ESC announces hot line sessions highlights


Six hot line sessions at European Society of Cardiology (ESC) Congress (London, UK, 29 August – 2 September) are set to reveal the latest in cardiovascular disease research across a range of conditions and comorbidities. Key topics include atrial fibrillation, pacing, acute myocardial infarction, heart failure, hypertension, diabetes mellitus, pharmacology and coronary artery disease.

In acute myocardial infarction the results of the randomised ALBATROSS trial using early aldosterone to limit adverse cardiac events and remodelling will be presented. Findings from the CIRCUS trial will show the effect of cyclosporine on clinical outcomes in STEMI patients. “These results are highly anticipated since previous clinical trials on cardioprotective strategies in addition to conventional therapy in acute myocardial infarction were very disappointing,” says Genevieve Derumeaux, chair of the Congress Programme Committee.

An entire hot line session is devoted to hypertension for the first time. Novel studies include PATHWAY 2 which investigated optimal treatment of drug resistant hypertension. “We have been disheartened by the results of renal denervation in resistant hypertension and this study will bring hope to the field,” says Derumeaux.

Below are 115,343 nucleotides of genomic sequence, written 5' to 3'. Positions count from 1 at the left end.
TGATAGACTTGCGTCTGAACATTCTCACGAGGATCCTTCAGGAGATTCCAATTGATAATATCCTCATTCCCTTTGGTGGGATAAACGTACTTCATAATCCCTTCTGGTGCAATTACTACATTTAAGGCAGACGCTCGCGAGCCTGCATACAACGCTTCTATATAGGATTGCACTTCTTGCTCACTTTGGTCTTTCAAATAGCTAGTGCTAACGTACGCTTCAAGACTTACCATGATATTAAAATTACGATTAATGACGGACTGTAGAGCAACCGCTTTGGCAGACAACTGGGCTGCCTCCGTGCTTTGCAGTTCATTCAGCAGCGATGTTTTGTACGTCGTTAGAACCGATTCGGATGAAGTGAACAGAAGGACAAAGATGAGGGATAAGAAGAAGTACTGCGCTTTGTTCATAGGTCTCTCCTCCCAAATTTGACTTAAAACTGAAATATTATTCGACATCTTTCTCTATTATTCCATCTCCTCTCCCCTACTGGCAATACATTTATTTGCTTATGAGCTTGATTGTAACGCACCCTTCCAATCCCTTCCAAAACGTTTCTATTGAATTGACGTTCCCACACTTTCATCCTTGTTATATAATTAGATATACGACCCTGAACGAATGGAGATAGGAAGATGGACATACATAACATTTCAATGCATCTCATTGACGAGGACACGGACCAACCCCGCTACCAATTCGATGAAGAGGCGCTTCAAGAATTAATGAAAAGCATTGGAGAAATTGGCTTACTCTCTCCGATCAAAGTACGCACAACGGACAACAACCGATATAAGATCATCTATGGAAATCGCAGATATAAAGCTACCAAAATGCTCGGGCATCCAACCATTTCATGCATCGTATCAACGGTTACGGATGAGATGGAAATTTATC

In heart failure, results from OptiLink HF will reveal the effect of telemedicine alerts on mortality and morbidity. In diabetes, the impact of sitagliptin on cardiovascular outcomes will be presented. “This study is highly relevant since diabetes drug development is mitigated by the potential for adverse cardiovascular events,” noted Derumeaux.

The results of PLATFORM will be discussed in the hot line session on coronary artery disease. The trial tested diagnosis with computed tomography (CT)-derived fractional flow reserve to decide whether or not to revascularise. This study is in line with recent ESC guidelines on myocardial revascularisation recommending the use of FFR before revascularisation. “This study will help to build knowledge in this area,” says Derumeaux.

A total of 27 hot lines will be presented from 58 submissions. State of the art science will also be revealed in the 50 clinical trial updates, registries and basic and translational hot lines chosen from 174 submissions. Of particular interest is a registry about cold temperature and risk of ischaemic stroke in atrial fibrillation, comments Derumeaux. “A novel registry on carbonated beverages and out-of-hospital cardiac arrest is another one to look out for.”

The abstract based programme features around 4,500 presentations from more than 11,000 submissions.

Nobel Prize laureate Professor Elizabeth H Blackburn will present the keynote lecture in the Inaugural Session and chair sessions on premature ageing and cardiovascular disease. “Professor Blackburn will share her extensive knowledge on how cardiovascular disease may lead to premature ageing and thereby increase the severity of disease,” says Derumeaux.